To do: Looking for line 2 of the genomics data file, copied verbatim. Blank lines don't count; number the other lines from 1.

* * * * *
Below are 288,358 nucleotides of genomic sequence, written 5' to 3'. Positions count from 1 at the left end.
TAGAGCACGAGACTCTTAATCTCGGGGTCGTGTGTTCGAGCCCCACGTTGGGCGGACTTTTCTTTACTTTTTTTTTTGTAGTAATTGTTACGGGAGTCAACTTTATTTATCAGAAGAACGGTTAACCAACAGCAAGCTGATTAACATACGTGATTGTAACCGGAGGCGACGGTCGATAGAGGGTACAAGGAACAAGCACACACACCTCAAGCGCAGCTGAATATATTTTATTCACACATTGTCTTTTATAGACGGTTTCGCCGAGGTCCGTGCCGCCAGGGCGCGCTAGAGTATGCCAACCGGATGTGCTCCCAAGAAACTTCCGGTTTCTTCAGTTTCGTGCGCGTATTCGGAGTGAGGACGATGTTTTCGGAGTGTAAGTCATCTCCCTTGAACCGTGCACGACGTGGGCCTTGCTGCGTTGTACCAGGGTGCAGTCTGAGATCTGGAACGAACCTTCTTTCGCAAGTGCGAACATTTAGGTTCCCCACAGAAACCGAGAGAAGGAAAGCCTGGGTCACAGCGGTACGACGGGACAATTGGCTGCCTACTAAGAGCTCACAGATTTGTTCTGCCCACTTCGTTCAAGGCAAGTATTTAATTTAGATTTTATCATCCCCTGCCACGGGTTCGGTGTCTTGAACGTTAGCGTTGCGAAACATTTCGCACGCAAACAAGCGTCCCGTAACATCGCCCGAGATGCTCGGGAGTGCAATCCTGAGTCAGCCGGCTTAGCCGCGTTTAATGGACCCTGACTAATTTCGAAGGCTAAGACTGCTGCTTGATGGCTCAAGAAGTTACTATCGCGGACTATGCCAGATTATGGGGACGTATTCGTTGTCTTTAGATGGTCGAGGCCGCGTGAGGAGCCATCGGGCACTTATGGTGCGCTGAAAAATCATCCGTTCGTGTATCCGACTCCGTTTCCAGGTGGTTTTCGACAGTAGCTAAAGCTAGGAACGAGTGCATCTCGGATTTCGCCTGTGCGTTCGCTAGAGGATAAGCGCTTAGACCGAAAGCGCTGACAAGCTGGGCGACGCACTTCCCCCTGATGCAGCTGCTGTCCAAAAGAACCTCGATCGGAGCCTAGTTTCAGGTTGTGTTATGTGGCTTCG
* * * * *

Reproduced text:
TAGAGCACGAGACTCTTAATCTCGGGGTCGTGTGTTCGAGCCCCACGTTGGGCGGACTTTTCTTTACTTTTTTTTTTGTAGTAATTGTTACGGGAGTCAACTTTATTTATCAGAAGAACGGTTAACCAACAGCAAGCTGATTAACATACGTGATTGTAACCGGAGGCGACGGTCGATAGAGGGTACAAGGAACAAGCACACACACCTCAAGCGCAGCTGAATATATTTTATTCACACATTGTCTTTTATAGACGGTTTCGCCGAGGTCCGTGCCGCCAGGGCGCGCTAGAGTATGCCAACCGGATGTGCTCCCAAGAAACTTCCGGTTTCTTCAGTTTCGTGCGCGTATTCGGAGTGAGGACGATGTTTTCGGAGTGTAAGTCATCTCCCTTGAACCGTGCACGACGTGGGCCTTGCTGCGTTGTACCAGGGTGCAGTCTGAGATCTGGAACGAACCTTCTTTCGCAAGTGCGAACATTTAGGTTCCCCACAGAAACCGAGAGAAGGAAAGCCTGGGTCACAGCGGTACGACGGGACAATTGGCTGCCTACTAAGAGCTCACAGATTTGTTCTGCCCACTTCGTTCAAGGCAAGTATTTAATTTAGATTTTATCATCCCCTGCCACGGGTTCGGTGTCTTGAACGTTAGCGTTGCGAAACATTTCGCACGCAAACAAGCGTCCCGTAACATCGCCCGAGATGCTCGGGAGTGCAATCCTGAGTCAGCCGGCTTAGCCGCGTTTAATGGACCCTGACTAATTTCGAAGGCTAAGACTGCTGCTTGATGGCTCAAGAAGTTACTATCGCGGACTATGCCAGATTATGGGGACGTATTCGTTGTCTTTAGATGGTCGAGGCCGCGTGAGGAGCCATCGGGCACTTATGGTGCGCTGAAAAATCATCCGTTCGTGTATCCGACTCCGTTTCCAGGTGGTTTTCGACAGTAGCTAAAGCTAGGAACGAGTGCATCTCGGATTTCGCCTGTGCGTTCGCTAGAGGATAAGCGCTTAGACCGAAAGCGCTGACAAGCTGGGCGACGCACTTCCCCCTGATGCAGCTGCTGTCCAAAAGAACCTCGATCGGAGCCTAGTTTCAGGTTGTGTTATGTGGCTTCG